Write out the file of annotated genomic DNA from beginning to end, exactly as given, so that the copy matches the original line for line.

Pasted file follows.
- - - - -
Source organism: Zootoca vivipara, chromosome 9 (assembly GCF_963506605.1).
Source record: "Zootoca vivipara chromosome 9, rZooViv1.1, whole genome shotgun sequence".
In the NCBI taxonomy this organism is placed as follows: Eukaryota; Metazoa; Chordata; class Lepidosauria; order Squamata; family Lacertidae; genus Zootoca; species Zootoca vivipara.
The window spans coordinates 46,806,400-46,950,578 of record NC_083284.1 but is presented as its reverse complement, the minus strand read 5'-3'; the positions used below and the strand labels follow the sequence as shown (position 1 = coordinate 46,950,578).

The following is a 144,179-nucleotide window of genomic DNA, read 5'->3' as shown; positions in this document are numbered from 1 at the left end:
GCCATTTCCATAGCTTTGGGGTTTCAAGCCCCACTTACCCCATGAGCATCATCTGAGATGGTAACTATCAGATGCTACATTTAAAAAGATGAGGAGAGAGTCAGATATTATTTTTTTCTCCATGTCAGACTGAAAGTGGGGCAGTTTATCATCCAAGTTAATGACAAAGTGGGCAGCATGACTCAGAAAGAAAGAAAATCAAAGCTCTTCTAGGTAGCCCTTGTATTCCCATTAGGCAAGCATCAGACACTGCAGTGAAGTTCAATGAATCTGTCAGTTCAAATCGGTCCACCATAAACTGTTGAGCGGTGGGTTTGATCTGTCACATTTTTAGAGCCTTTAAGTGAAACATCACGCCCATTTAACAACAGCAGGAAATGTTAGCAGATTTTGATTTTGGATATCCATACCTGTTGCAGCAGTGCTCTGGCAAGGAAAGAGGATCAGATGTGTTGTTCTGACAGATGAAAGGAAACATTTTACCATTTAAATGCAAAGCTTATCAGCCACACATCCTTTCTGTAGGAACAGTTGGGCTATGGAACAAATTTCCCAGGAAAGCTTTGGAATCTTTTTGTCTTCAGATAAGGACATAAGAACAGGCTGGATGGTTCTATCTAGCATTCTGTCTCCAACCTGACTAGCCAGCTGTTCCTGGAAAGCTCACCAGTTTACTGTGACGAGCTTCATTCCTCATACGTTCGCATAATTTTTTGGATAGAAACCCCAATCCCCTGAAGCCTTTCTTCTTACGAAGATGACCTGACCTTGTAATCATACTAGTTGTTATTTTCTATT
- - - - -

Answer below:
Source organism: Zootoca vivipara, chromosome 9 (assembly GCF_963506605.1).
Source record: "Zootoca vivipara chromosome 9, rZooViv1.1, whole genome shotgun sequence".
In the NCBI taxonomy this organism is placed as follows: Eukaryota; Metazoa; Chordata; class Lepidosauria; order Squamata; family Lacertidae; genus Zootoca; species Zootoca vivipara.
The window spans coordinates 46,806,400-46,950,578 of record NC_083284.1 but is presented as its reverse complement, the minus strand read 5'-3'; the positions used below and the strand labels follow the sequence as shown (position 1 = coordinate 46,950,578).

The following is a 144,179-nucleotide window of genomic DNA, read 5'->3' as shown; positions in this document are numbered from 1 at the left end:
GCCATTTCCATAGCTTTGGGGTTTCAAGCCCCACTTACCCCATGAGCATCATCTGAGATGGTAACTATCAGATGCTACATTTAAAAAGATGAGGAGAGAGTCAGATATTATTTTTTTCTCCATGTCAGACTGAAAGTGGGGCAGTTTATCATCCAAGTTAATGACAAAGTGGGCAGCATGACTCAGAAAGAAAGAAAATCAAAGCTCTTCTAGGTAGCCCTTGTATTCCCATTAGGCAAGCATCAGACACTGCAGTGAAGTTCAATGAATCTGTCAGTTCAAATCGGTCCACCATAAACTGTTGAGCGGTGGGTTTGATCTGTCACATTTTTAGAGCCTTTAAGTGAAACATCACGCCCATTTAACAACAGCAGGAAATGTTAGCAGATTTTGATTTTGGATATCCATACCTGTTGCAGCAGTGCTCTGGCAAGGAAAGAGGATCAGATGTGTTGTTCTGACAGATGAAAGGAAACATTTTACCATTTAAATGCAAAGCTTATCAGCCACACATCCTTTCTGTAGGAACAGTTGGGCTATGGAACAAATTTCCCAGGAAAGCTTTGGAATCTTTTTGTCTTCAGATAAGGACATAAGAACAGGCTGGATGGTTCTATCTAGCATTCTGTCTCCAACCTGACTAGCCAGCTGTTCCTGGAAAGCTCACCAGTTTACTGTGACGAGCTTCATTCCTCATACGTTCGCATAATTTTTTGGATAGAAACCCCAATCCCCTGAAGCCTTTCTTCTTACGAAGATGACCTGACCTTGTAATCATACTAGTTGTTATTTTCTATT